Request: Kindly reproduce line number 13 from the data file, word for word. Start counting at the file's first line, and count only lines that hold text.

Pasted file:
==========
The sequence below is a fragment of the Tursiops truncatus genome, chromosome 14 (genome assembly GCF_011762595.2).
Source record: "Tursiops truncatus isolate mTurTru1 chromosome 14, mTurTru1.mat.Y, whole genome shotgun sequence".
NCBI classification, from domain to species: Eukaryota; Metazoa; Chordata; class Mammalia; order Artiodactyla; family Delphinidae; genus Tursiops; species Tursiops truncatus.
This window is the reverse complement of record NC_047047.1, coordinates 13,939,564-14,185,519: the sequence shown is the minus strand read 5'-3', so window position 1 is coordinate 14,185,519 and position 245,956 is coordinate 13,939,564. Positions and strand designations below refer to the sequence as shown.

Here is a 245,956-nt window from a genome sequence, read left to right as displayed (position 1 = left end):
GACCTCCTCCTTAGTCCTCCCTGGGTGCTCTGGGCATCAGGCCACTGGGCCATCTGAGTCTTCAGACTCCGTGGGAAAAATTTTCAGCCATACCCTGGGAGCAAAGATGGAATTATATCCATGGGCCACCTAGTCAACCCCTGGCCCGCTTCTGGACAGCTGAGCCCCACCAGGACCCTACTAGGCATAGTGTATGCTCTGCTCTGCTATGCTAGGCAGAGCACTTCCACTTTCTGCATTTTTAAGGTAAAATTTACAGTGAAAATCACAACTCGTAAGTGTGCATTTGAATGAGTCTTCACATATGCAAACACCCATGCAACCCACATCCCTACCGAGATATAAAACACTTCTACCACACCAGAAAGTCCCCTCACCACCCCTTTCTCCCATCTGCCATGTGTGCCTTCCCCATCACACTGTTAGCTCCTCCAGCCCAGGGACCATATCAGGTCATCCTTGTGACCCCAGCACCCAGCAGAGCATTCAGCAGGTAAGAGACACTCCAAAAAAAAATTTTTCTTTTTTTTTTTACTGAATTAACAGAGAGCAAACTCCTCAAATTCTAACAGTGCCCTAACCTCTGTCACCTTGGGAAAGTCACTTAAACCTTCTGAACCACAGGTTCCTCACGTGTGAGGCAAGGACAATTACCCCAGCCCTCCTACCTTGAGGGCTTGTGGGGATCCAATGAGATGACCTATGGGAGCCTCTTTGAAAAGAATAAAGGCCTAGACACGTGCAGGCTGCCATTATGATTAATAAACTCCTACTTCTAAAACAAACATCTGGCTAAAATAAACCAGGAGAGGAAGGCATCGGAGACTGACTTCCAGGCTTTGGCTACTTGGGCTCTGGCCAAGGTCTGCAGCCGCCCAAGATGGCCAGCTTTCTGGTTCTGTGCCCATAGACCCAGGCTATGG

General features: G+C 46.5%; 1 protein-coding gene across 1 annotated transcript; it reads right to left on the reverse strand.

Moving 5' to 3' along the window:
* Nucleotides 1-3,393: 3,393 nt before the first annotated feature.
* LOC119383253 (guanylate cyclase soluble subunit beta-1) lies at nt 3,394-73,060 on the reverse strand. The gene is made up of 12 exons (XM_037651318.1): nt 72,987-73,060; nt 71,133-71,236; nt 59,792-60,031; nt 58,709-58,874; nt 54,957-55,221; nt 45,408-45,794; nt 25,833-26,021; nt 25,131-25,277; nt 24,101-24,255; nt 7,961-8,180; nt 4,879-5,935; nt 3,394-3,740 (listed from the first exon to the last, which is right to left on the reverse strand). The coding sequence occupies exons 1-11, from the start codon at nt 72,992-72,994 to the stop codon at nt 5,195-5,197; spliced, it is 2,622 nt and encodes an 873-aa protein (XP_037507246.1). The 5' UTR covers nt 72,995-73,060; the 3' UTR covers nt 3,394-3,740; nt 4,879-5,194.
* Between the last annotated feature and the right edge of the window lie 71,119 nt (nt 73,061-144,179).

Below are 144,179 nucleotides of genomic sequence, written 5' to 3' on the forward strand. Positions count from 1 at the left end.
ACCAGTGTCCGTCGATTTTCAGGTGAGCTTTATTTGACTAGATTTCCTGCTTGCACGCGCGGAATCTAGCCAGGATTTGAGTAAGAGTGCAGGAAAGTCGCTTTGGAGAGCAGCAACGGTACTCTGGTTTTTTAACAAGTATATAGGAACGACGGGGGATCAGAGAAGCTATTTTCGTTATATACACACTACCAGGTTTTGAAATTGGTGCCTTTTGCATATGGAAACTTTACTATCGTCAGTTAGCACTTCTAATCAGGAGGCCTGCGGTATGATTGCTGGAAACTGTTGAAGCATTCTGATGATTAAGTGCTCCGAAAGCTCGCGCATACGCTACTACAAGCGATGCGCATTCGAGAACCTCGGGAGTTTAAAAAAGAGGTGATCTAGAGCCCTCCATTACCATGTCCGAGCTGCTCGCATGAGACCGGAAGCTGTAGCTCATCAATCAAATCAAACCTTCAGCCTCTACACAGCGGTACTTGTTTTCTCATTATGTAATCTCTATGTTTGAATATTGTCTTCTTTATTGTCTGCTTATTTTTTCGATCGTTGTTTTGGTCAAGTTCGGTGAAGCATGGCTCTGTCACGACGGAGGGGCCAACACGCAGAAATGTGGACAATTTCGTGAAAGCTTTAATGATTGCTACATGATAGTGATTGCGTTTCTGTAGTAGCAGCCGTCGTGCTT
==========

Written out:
ACCAGTGTCCGTCGATTTTCAGGTGAGCTTTATTTGACTAGATTTCCTGCTTGCACGCGCGGAATCTAGCCAGGATTTGAGTAAGAGTGCAGGAAAGTCGCTTTGGAGAGCAGCAACGGTACTCTGGTTTTTTAACAAGTATATAGGAACGACGGGGGATCAGAGAAGCTATTTTCGTTATATACACACTACCAGGTTTTGAAATTGGTGCCTTTTGCATATGGAAACTTTACTATCGTCAGTTAGCACTTCTAATCAGGAGGCCTGCGGTATGATTGCTGGAAACTGTTGAAGCATTCTGATGATTAAGTGCTCCGAAAGCTCGCGCATACGCTACTACAAGCGATGCGCATTCGAGAACCTCGGGAGTTTAAAAAAGAGGTGATCTAGAGCCCTCCATTACCATGTCCGAGCTGCTCGCATGAGACCGGAAGCTGTAGCTCATCAATCAAATCAAACCTTCAGCCTCTACACAGCGGTACTTGTTTTCTCATTATGTAATCTCTATGTTTGAATATTGTCTTCTTTATTGTCTGCTTATTTTTTCGATCGTTGTTTTGGTCAAGTTCGGTGAAGCATGGCTCTGTCACGACGGAGGGGCCAACACGCAGAAATGTGGACAATTTCGTGAAAGCTTTAATGATTGCTACATGATAGTGATTGCGTTTCTGTAGTAGCAGCCGTCGTGCTT